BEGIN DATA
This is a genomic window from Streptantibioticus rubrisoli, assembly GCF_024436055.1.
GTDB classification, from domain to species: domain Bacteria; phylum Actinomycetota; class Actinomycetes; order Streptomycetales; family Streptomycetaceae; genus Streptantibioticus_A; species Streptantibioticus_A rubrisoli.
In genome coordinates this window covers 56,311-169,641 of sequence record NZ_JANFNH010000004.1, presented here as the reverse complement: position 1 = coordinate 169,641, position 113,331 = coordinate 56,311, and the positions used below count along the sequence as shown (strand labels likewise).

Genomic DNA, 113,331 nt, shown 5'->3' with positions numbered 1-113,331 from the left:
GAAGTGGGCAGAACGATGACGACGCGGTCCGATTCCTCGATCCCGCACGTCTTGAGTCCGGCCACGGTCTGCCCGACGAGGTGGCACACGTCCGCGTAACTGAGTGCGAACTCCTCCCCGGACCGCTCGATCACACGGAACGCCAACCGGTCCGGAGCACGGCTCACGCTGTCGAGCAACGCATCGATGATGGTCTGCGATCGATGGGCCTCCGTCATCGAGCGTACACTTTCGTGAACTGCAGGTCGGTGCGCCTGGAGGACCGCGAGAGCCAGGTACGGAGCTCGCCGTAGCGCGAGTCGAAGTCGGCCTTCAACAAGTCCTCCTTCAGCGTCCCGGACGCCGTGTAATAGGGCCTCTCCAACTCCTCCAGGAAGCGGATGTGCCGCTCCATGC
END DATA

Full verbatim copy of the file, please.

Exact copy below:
This is a genomic window from Streptantibioticus rubrisoli, assembly GCF_024436055.1.
GTDB classification, from domain to species: domain Bacteria; phylum Actinomycetota; class Actinomycetes; order Streptomycetales; family Streptomycetaceae; genus Streptantibioticus_A; species Streptantibioticus_A rubrisoli.
In genome coordinates this window covers 56,311-169,641 of sequence record NZ_JANFNH010000004.1, presented here as the reverse complement: position 1 = coordinate 169,641, position 113,331 = coordinate 56,311, and the positions used below count along the sequence as shown (strand labels likewise).

Genomic DNA, 113,331 nt, shown 5'->3' with positions numbered 1-113,331 from the left:
GAAGTGGGCAGAACGATGACGACGCGGTCCGATTCCTCGATCCCGCACGTCTTGAGTCCGGCCACGGTCTGCCCGACGAGGTGGCACACGTCCGCGTAACTGAGTGCGAACTCCTCCCCGGACCGCTCGATCACACGGAACGCCAACCGGTCCGGAGCACGGCTCACGCTGTCGAGCAACGCATCGATGATGGTCTGCGATCGATGGGCCTCCGTCATCGAGCGTACACTTTCGTGAACTGCAGGTCGGTGCGCCTGGAGGACCGCGAGAGCCAGGTACGGAGCTCGCCGTAGCGCGAGTCGAAGTCGGCCTTCAACAAGTCCTCCTTCAGCGTCCCGGACGCCGTGTAATAGGGCCTCTCCAACTCCTCCAGGAAGCGGATGTGCCGCTCCATGC